• Elfin skimmer- Nannothemis bella
  • Frosted whiteface- Leucorrhinia frigida
  • Hine’s emerald *E- Somatochlora hineana
  • Mottled darner- Aeshna clepsydra
  • Plains clubtail- Gomphus externus
  • Racket-tailed emerald- Dorocordulia libera
  • Uhler’s sundragon- Helocordulia uhleri
  • Yellow-sided skimmer- Libellula flavida

Fishes (22)

  • Bigeye shiner- Notropis boops
  • Cisco (or Lake herring)- Coregonus artedi
  • Gilt darter- Percina evides
  • Goldeye- Hiodon alosoides
  • Iowa darter- Etheostoma exile
  • Lake sturgeon- Acipenser fulvescens
  • Longnose sucker- Catostomus catostomus
  • Mountain brook lamprey- Ichthyomyzon greeleyi
  • Northern brook lamprey- Ichthyomyzon fossor
  • Northern madtom- Noturus stigmosus
  • Ohio lamprey- Ichthyomyzon bdellium
  • Pirate perch- Aphredoderus sayanus
  • Popeye shiner- Notropis ariommus
  • Pugnose minnow- Opsopoeodus emiliae
  • Scioto madtom *E- Noturus trautmani
  • Shoal chub- Macrhybopsis hyostoma
  • Shortnose gar- Lepisosteus platostomus
  • Shovelnose sturgeon- Scaphirhynchus platorynchus
  • Spotted darter- Etheostoma maculatum
  • Spotted gar- Lepisosteus oculatus
  • Tonguetied minnow- Exoglossum laurae
  • Western banded killifish- Fundulus diaphanus menona

Isopods (2)

  • Fern cave isopod- Caecidotea filicispeluncae
  • Kindt’s cave isopod- Caecidotea insula

Mammals (6)

  • Allegheny woodrat- Neotoma magister
  • Black bear- Ursus americanus
  • Indiana myotis *E- Myotis sodalis
  • Little brown bat- Myotis lucifugus
  • Northern long-eared bat *T- Myotis septentrionalis
  • Tri-colored bat- Perimyotis subflavus

Mayflies (2)

-Rhithrogena pellucida
– Litobrancha recurvata

Midges (1)

– Rheopelopia acra

Mollusks (24)

  • Butterfly- Ellipsaria lineolata
  • Clubshell *E- Pleurobema clava
  • Eastern pondmussel- Ligumia nasuta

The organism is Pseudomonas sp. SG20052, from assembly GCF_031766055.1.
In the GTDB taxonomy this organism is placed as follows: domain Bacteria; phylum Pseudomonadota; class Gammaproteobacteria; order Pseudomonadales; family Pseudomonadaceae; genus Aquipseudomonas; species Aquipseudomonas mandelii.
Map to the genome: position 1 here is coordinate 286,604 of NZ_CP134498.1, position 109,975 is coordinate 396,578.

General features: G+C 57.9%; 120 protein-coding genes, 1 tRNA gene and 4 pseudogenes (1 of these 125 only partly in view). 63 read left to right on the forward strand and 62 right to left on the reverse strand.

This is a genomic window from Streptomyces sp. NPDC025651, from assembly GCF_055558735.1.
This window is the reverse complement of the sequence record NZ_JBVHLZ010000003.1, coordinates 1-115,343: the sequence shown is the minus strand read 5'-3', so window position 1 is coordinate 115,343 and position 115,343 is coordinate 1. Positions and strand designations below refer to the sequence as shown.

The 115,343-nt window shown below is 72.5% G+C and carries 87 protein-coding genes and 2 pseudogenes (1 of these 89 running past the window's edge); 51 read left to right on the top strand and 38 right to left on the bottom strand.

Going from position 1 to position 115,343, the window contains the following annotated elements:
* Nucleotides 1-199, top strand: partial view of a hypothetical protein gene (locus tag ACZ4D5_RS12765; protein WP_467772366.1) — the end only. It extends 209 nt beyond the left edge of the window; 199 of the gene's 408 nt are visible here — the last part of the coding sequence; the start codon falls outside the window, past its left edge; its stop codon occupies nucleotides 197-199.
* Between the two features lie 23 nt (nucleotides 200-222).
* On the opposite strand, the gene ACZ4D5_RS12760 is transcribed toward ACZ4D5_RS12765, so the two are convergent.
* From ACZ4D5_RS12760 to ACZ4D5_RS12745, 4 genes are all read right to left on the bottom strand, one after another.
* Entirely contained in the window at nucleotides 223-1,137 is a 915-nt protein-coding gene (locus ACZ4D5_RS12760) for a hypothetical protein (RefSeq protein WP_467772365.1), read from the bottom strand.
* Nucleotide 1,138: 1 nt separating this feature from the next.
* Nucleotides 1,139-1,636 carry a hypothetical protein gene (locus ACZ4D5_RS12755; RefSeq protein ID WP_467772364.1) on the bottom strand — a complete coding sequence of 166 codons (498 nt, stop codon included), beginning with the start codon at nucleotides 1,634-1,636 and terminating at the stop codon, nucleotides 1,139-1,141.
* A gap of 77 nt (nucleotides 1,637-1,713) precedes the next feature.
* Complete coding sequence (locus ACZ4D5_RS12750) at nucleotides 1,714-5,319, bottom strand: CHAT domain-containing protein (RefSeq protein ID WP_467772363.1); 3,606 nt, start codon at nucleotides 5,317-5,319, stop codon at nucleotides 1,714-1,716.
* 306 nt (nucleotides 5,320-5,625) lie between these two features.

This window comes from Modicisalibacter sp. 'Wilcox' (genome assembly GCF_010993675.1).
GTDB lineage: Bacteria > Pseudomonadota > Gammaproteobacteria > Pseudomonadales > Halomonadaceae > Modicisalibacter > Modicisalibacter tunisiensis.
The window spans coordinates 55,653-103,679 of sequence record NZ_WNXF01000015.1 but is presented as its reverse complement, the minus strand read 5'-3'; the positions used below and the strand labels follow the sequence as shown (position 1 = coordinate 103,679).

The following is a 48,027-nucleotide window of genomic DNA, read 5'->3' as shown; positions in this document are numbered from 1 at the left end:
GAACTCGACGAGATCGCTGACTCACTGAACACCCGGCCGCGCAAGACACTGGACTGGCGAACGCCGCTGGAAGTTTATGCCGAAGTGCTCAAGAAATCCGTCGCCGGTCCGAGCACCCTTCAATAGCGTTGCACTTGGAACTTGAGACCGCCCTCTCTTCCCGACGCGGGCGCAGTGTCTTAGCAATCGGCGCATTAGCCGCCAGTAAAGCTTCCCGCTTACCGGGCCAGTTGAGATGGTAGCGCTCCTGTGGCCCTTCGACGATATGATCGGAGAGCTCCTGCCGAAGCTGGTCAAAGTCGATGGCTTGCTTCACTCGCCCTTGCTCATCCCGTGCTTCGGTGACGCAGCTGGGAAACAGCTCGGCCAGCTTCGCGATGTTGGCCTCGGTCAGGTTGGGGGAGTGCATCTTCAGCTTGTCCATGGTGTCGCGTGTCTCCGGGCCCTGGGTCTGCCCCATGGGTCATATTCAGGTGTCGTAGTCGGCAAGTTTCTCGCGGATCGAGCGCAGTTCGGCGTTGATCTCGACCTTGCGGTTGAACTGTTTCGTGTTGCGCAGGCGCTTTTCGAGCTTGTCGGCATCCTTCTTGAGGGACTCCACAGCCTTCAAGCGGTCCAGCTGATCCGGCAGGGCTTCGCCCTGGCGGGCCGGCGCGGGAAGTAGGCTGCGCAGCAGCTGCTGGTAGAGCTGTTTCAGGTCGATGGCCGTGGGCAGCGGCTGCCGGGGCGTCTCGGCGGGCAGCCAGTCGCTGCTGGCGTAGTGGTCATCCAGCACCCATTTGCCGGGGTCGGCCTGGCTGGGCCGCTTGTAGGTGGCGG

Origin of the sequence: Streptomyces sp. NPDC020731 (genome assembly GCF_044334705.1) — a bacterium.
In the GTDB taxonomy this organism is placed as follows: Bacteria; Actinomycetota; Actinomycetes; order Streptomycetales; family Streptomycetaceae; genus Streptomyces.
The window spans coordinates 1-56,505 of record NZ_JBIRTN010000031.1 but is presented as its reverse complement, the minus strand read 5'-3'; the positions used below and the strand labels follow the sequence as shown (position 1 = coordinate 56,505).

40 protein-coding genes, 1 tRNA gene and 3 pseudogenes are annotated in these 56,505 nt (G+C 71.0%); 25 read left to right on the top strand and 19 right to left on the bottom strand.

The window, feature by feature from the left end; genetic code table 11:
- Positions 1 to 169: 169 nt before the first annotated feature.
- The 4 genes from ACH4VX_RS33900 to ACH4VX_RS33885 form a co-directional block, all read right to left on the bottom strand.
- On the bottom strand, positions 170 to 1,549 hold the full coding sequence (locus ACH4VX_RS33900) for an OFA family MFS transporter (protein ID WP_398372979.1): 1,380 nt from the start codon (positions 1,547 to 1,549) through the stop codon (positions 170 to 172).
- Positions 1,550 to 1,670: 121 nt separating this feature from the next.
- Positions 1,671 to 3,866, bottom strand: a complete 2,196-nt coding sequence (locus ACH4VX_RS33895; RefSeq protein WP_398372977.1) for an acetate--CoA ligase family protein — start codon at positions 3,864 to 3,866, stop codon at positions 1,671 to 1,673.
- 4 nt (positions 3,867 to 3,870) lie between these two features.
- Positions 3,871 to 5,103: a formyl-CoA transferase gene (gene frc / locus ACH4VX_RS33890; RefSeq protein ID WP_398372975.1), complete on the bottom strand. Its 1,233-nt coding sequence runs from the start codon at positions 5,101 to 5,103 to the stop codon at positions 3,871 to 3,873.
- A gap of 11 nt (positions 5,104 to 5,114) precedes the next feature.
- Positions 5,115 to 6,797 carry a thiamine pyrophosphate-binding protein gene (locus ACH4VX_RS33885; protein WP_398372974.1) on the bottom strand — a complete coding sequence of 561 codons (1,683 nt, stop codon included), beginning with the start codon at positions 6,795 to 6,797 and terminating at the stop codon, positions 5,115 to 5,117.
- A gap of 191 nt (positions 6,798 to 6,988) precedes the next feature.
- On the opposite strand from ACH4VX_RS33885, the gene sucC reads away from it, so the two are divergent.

• Ebonyshell- Reginaia ebenas
  • Elephantear- Elliptio crassidens crassidens
  • Fanshell *E- Cyprogenia stegaria
  • Little spectaclecase- Villosa lienosa
  • Long-solid- Fusconaia subrotunda
  • Monkeyface- Theliderma metanevra
  • Northern riffleshell *E- Epioblasma rangiana
  • Ohio pigtoe- Pleurobema cordatum
  • Pink mucket *E- Lampsilis abrupta
  • Pocketbook- Lampsilis ovata
  • Purple catspaw *E- Epioblasma obliquata
  • Purple lilliput- Toxolasma lividum
  • Pyramid pigtoe- Pleurobema rubrum
  • Rabbitsfoot *T- Theliderma cylindrica
  • Rayed bean *E- Villosa fabalis
  • Sheepnose *E- Plethobasus cyphyus
  • Snuffbox *E- Epioblasma triquetra
  • Wartyback- Cyclonaias nodulata
  • Washboard- Megalonaias nervosa
  • White catspaw *E- Epioblasma perobliqua
  • Yellow sandshell- Lampsilis tere

Moths (14)

  • Graceful underwin- Catocala gracilis
  • Hairy artesa moth- Sideridis artesta
  • Hebard’s noctuid moth- Erythroecia hebardi
  • Pointed sallow- Epiglaea apiata
  • Unexpected cycnia- Cycnia inopinatus
  • – Hypocoena enervata
  • – Lithophane semiusta
  • – Melanchra assimilis
  • – Papaipema beeriana
  • – Papaipema silphii
  • – Spartiniphaga inops
  • – Tricholita notata
  • – Ufeus plicatus
  • – Ufeus satyricus

Psuedoscorpians (1)

Buckskin cave pseudoscorpion- Apochthonius hobbsi

Reptiles (5)

  • Copperbelly watersnake *T- Nerodia erythrogaster neglecta
  • Massasauga *T- Sistrurus catenatus
  • Plains gartersnake- Thamnophis radix
  • Smooth greensnake- Opheodrys vernalis
  • Timber rattlesnake- Crotalus horridus